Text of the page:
When was the last time you talked about strengths? As a manager, have you had a meaningful discussion about your employee’s strengths in the last three months?
If not, you may want to book some time in. According to Gallup, this question is predictive of employee engagement and performance.
That’s because when managers are committed to building their employees’ strengths, employees feel cared for and feel that they have the opportunity to do what they do best every day. In fact, employees who use their strengths every day have a 50% higher retention rate, according to Marcus Buckingham.
Identifying your strengths
Given the business impact of leveraging our strength at work, managers should coach direct reports to identify their strengths and realise the value of those strengths.
If it’s your first time coaching an employee, you may be tempted to open your next one-to-one with “let's talk about your strengths” but this can be a little intimidating and won’t drive the best discussion.
Instead, here are the six essential questions to ask in your Strengths-based one-to-one.
Add these talking points to the agenda for your next one-to-one in Saberr beforehand to give your direct report a chance to prepare as they wish.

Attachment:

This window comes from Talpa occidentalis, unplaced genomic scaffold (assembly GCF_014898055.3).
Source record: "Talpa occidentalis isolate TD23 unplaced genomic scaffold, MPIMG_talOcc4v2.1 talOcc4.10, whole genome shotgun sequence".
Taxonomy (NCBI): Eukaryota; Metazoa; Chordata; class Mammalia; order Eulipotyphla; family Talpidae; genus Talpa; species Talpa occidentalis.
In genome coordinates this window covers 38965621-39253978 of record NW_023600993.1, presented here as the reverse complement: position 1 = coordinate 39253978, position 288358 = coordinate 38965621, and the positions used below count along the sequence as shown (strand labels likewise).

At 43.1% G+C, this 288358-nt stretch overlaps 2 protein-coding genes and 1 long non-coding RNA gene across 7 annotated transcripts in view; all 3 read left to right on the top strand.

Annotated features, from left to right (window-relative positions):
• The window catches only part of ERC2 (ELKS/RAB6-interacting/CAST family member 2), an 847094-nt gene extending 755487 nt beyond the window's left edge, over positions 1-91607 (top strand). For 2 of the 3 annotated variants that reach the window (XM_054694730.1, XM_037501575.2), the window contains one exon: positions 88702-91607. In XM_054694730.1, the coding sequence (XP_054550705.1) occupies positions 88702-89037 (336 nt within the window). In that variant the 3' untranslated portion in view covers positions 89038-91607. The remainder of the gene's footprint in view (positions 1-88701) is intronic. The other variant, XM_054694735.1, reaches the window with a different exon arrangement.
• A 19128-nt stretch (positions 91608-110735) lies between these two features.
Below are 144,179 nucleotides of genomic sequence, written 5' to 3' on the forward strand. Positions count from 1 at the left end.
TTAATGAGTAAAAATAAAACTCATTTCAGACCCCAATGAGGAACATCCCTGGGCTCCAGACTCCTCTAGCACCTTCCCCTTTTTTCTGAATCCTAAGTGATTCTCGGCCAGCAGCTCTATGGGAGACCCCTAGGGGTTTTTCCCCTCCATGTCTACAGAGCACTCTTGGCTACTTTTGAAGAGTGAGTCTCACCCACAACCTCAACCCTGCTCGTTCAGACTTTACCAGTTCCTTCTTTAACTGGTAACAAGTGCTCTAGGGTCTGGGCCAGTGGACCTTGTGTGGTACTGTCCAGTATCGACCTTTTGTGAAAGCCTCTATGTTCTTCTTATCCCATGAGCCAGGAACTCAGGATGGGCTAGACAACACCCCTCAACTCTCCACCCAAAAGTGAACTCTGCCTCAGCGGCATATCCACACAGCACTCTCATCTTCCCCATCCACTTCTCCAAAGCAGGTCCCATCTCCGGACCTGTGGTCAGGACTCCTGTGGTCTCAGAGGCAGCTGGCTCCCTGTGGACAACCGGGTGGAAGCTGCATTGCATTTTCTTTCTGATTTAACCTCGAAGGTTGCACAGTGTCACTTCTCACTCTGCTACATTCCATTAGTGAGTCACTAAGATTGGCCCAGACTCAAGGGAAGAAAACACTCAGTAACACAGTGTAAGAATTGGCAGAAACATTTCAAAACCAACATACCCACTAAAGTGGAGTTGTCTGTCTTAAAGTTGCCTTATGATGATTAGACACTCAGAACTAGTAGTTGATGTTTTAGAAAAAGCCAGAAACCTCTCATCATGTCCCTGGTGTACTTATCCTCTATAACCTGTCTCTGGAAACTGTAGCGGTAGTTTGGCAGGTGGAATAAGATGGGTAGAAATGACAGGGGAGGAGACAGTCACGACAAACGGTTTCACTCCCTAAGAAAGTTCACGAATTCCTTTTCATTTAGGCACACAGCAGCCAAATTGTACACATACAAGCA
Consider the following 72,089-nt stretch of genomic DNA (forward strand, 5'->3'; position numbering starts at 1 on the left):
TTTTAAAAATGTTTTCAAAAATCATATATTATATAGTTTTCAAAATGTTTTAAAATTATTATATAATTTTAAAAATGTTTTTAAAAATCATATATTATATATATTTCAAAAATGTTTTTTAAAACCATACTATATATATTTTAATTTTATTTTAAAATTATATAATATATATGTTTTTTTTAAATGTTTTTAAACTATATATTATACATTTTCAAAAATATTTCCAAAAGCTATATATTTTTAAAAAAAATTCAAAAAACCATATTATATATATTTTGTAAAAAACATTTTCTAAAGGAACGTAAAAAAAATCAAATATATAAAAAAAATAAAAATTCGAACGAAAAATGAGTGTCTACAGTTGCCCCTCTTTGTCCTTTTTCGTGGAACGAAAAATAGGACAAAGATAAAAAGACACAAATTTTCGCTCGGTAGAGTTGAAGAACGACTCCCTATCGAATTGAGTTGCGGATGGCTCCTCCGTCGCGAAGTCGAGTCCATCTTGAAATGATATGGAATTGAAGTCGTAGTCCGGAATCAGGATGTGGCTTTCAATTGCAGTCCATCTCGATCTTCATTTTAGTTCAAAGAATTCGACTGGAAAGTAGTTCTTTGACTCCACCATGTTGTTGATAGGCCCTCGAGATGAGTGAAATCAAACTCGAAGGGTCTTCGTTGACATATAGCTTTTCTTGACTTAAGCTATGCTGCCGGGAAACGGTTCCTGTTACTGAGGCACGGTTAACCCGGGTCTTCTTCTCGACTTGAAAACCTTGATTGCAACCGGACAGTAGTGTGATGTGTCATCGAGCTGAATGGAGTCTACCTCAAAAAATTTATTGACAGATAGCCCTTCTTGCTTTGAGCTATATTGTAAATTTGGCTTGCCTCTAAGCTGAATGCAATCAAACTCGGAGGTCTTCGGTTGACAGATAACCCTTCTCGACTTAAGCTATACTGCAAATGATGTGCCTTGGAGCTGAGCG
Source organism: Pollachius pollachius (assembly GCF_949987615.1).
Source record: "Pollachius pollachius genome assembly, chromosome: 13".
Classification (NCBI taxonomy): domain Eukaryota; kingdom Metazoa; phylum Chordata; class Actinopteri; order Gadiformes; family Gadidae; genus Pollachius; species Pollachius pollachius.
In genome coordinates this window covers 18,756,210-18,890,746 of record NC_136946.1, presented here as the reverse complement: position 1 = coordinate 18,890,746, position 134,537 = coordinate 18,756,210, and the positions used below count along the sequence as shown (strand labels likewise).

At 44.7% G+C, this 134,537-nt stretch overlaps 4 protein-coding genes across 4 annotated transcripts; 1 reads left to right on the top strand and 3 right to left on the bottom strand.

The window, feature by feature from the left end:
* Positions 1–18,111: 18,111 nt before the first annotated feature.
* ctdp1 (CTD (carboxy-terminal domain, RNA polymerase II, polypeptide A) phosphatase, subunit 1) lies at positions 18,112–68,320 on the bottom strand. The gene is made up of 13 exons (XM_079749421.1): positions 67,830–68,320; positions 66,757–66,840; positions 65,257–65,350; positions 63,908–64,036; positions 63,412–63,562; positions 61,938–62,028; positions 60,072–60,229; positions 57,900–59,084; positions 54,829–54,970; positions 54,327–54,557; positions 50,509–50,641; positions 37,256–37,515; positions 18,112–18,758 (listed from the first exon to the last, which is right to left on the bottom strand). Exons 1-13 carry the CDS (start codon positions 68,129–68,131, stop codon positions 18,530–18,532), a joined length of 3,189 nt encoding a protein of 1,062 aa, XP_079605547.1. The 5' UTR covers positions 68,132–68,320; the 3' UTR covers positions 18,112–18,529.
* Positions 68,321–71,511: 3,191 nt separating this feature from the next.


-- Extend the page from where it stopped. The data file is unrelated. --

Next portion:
- What are you like at your best?
- Choose a family member, a close friend and a colleague. How would each of these people describe your strengths?
- Think back on your career. What strengths have you used in the past?
- What’s your personal Unique Selling Point (drawing on the strengths discussed in previous 3 questions)
- How could you use these strengths more at work?
- Who can you ask for strengths-based feedback before we next meet?
Your main role during this one-to-one is to listen closely, jot down all the strengths that come up and look out for themes. Your employee may share their strengths in a jumbled way or may struggle to identify themes clearly. By listening carefully you will help them make sense of it all.
As their manager, you can also provide feedback on strengths that you really appreciate or bring up strengths that they may have forgotten.
Bonus points: Reverse roles
So far we’ve discussed how a manager can help an employee identify their strengths but there is no reason why you can’t reverse roles and repeat! In fact, by doing it the other way round your direct report will learn more about you and is likely to trust you more.
What’s more, your direct report is often well-placed to help you uncover some of your own strengths.
Ask for feedback from others
There can often be big differences between what you think your strengths are and what others see as your strengths.
Question number 6 is a prompt to speak to someone else in your team or company about how they see your strengths. If you don’t have a chance to take them for coffee, try sending them a message like...
“I’m collecting some feedback on my strengths and would love to know where you think I add most value? Or what are you most likely to recommend me for?”
"But my manager is never going to talk about my strengths"
You don’t need to wait for your manager to bring this up. Be the captain of your own career. Use the talking point above as a reflective writing exercise. Then, next time you’re with your manager, ask for feedback on what they see as some of your strengths. They may be more open to discussing these talking points than you’d expect!